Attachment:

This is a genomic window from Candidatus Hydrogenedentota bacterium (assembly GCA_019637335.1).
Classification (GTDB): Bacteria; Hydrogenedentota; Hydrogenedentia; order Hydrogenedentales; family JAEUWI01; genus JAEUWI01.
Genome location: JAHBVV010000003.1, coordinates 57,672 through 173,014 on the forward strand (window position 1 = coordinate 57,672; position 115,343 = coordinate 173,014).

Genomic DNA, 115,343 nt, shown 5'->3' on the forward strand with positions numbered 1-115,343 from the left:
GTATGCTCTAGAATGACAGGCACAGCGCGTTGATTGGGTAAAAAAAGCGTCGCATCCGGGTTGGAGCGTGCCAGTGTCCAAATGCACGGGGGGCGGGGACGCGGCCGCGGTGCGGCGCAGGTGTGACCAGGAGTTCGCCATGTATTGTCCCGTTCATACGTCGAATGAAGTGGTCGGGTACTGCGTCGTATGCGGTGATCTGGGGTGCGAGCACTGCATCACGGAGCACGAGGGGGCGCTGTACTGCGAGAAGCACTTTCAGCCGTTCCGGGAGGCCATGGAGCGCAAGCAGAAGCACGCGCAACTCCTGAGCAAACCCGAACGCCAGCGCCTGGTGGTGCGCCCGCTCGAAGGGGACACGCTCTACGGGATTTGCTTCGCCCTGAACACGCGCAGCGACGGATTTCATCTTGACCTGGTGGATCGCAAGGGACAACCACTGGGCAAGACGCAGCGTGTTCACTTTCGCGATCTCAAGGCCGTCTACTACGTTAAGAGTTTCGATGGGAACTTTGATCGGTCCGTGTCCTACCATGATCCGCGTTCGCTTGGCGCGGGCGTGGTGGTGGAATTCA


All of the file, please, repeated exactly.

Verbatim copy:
This is a genomic window from Candidatus Hydrogenedentota bacterium (assembly GCA_019637335.1).
Classification (GTDB): Bacteria; Hydrogenedentota; Hydrogenedentia; order Hydrogenedentales; family JAEUWI01; genus JAEUWI01.
Genome location: JAHBVV010000003.1, coordinates 57,672 through 173,014 on the forward strand (window position 1 = coordinate 57,672; position 115,343 = coordinate 173,014).

Genomic DNA, 115,343 nt, shown 5'->3' on the forward strand with positions numbered 1-115,343 from the left:
GTATGCTCTAGAATGACAGGCACAGCGCGTTGATTGGGTAAAAAAAGCGTCGCATCCGGGTTGGAGCGTGCCAGTGTCCAAATGCACGGGGGGCGGGGACGCGGCCGCGGTGCGGCGCAGGTGTGACCAGGAGTTCGCCATGTATTGTCCCGTTCATACGTCGAATGAAGTGGTCGGGTACTGCGTCGTATGCGGTGATCTGGGGTGCGAGCACTGCATCACGGAGCACGAGGGGGCGCTGTACTGCGAGAAGCACTTTCAGCCGTTCCGGGAGGCCATGGAGCGCAAGCAGAAGCACGCGCAACTCCTGAGCAAACCCGAACGCCAGCGCCTGGTGGTGCGCCCGCTCGAAGGGGACACGCTCTACGGGATTTGCTTCGCCCTGAACACGCGCAGCGACGGATTTCATCTTGACCTGGTGGATCGCAAGGGACAACCACTGGGCAAGACGCAGCGTGTTCACTTTCGCGATCTCAAGGCCGTCTACTACGTTAAGAGTTTCGATGGGAACTTTGATCGGTCCGTGTCCTACCATGATCCGCGTTCGCTTGGCGCGGGCGTGGTGGTGGAATTCA